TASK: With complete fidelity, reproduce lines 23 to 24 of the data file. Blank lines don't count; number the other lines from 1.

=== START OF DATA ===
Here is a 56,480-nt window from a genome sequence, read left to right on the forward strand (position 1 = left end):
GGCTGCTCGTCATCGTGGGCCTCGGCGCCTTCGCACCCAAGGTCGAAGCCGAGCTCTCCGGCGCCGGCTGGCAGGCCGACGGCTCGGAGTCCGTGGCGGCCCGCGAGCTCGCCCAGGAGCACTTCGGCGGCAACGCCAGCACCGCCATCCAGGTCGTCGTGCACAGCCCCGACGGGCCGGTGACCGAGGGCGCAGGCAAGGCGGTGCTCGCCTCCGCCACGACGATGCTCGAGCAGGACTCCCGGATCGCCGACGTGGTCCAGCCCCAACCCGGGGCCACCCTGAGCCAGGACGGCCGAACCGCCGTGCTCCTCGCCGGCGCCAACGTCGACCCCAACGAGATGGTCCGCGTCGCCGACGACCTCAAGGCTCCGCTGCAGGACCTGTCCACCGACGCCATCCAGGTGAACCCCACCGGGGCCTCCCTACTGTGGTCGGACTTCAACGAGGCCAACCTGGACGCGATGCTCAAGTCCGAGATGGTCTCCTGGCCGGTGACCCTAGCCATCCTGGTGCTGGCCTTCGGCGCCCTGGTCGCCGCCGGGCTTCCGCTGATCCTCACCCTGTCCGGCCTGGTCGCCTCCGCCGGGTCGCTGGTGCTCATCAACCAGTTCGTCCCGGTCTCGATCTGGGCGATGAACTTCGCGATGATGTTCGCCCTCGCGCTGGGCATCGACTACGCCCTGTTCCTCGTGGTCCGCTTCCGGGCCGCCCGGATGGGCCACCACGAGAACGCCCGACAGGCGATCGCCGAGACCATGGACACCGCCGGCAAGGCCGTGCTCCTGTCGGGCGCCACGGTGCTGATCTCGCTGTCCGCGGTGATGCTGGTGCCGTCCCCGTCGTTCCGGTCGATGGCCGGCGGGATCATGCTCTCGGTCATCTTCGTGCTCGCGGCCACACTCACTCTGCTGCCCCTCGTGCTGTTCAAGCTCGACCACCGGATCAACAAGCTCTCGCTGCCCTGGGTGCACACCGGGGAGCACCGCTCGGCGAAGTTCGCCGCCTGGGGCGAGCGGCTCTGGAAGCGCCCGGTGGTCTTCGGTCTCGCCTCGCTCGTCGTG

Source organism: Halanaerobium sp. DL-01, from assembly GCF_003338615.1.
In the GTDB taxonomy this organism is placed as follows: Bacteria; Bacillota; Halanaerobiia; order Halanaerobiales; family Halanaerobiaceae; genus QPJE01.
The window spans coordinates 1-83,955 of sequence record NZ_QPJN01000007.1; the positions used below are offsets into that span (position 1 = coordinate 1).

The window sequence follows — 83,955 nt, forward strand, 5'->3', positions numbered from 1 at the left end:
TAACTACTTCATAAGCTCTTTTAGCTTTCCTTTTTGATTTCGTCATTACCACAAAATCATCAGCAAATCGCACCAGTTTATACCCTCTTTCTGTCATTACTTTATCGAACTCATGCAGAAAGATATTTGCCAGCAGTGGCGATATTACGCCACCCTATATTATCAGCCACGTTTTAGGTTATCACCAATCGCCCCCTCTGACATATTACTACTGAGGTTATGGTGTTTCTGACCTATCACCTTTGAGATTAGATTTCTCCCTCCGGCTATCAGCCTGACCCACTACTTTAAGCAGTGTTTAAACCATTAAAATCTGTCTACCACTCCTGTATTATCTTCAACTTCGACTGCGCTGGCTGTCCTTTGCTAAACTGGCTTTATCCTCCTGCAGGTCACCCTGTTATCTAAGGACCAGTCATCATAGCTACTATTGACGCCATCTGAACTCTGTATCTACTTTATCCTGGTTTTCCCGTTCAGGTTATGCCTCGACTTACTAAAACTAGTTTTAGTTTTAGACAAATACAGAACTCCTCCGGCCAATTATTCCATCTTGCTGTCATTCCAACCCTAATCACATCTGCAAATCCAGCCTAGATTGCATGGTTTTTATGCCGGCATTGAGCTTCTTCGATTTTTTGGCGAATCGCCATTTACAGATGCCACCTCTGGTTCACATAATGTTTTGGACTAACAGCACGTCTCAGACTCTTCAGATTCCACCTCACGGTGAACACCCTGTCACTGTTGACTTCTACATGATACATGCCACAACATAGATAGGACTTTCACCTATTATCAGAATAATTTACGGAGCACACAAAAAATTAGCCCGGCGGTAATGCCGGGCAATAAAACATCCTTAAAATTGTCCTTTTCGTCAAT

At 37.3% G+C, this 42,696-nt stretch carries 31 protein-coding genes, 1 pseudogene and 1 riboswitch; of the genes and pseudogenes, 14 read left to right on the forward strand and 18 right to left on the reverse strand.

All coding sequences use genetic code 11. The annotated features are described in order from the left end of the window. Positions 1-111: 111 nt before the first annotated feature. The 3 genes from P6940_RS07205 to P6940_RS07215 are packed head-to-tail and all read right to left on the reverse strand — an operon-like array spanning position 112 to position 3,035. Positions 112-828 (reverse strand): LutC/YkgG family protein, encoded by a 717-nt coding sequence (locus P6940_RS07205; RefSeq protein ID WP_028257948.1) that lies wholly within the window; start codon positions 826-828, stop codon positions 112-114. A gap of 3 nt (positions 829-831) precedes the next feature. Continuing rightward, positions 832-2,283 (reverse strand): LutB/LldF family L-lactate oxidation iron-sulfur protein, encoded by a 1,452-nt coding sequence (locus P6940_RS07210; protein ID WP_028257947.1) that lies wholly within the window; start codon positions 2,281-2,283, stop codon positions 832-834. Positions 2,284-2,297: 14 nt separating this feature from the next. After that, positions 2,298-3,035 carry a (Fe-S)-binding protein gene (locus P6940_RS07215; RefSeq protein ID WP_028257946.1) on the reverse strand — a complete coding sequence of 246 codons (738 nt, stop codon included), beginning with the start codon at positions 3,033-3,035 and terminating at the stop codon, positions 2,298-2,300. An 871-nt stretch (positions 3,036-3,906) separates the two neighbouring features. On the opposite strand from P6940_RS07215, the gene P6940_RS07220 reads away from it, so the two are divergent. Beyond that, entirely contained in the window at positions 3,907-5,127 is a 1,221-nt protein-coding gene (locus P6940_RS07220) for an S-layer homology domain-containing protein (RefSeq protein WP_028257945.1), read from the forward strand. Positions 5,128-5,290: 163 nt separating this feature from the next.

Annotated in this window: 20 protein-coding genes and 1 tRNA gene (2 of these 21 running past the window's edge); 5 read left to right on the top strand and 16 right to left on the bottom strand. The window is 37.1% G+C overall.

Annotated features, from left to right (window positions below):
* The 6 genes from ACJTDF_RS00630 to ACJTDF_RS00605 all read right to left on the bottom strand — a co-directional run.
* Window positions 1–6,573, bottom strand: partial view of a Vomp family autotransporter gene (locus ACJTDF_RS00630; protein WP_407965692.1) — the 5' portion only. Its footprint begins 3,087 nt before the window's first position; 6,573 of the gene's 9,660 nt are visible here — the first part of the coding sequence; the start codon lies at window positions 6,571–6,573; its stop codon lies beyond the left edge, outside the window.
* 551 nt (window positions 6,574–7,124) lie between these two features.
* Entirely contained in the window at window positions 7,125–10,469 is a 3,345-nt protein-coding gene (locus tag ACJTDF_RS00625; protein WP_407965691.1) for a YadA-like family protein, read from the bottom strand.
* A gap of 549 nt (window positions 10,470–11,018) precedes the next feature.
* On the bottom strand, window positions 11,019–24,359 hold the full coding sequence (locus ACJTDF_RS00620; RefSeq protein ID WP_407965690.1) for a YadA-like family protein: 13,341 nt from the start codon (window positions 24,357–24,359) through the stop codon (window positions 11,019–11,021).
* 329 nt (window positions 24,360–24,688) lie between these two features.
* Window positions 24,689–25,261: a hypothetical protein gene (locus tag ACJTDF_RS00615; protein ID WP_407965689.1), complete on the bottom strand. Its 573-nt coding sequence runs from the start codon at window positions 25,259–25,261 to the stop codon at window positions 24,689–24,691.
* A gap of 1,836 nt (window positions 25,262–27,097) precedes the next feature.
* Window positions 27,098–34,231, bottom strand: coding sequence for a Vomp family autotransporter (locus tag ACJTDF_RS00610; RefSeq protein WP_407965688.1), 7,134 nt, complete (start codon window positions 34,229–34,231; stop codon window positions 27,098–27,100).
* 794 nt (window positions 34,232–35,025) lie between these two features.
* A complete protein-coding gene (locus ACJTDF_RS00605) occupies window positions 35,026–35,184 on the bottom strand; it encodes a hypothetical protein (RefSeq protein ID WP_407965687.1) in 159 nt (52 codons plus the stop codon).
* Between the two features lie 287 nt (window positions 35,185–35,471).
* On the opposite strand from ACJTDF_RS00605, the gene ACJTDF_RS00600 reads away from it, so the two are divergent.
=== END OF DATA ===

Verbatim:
* A complete protein-coding gene (locus ACJTDF_RS00605) occupies window positions 35,026–35,184 on the bottom strand; it encodes a hypothetical protein (RefSeq protein ID WP_407965687.1) in 159 nt (52 codons plus the stop codon).
* Between the two features lie 287 nt (window positions 35,185–35,471).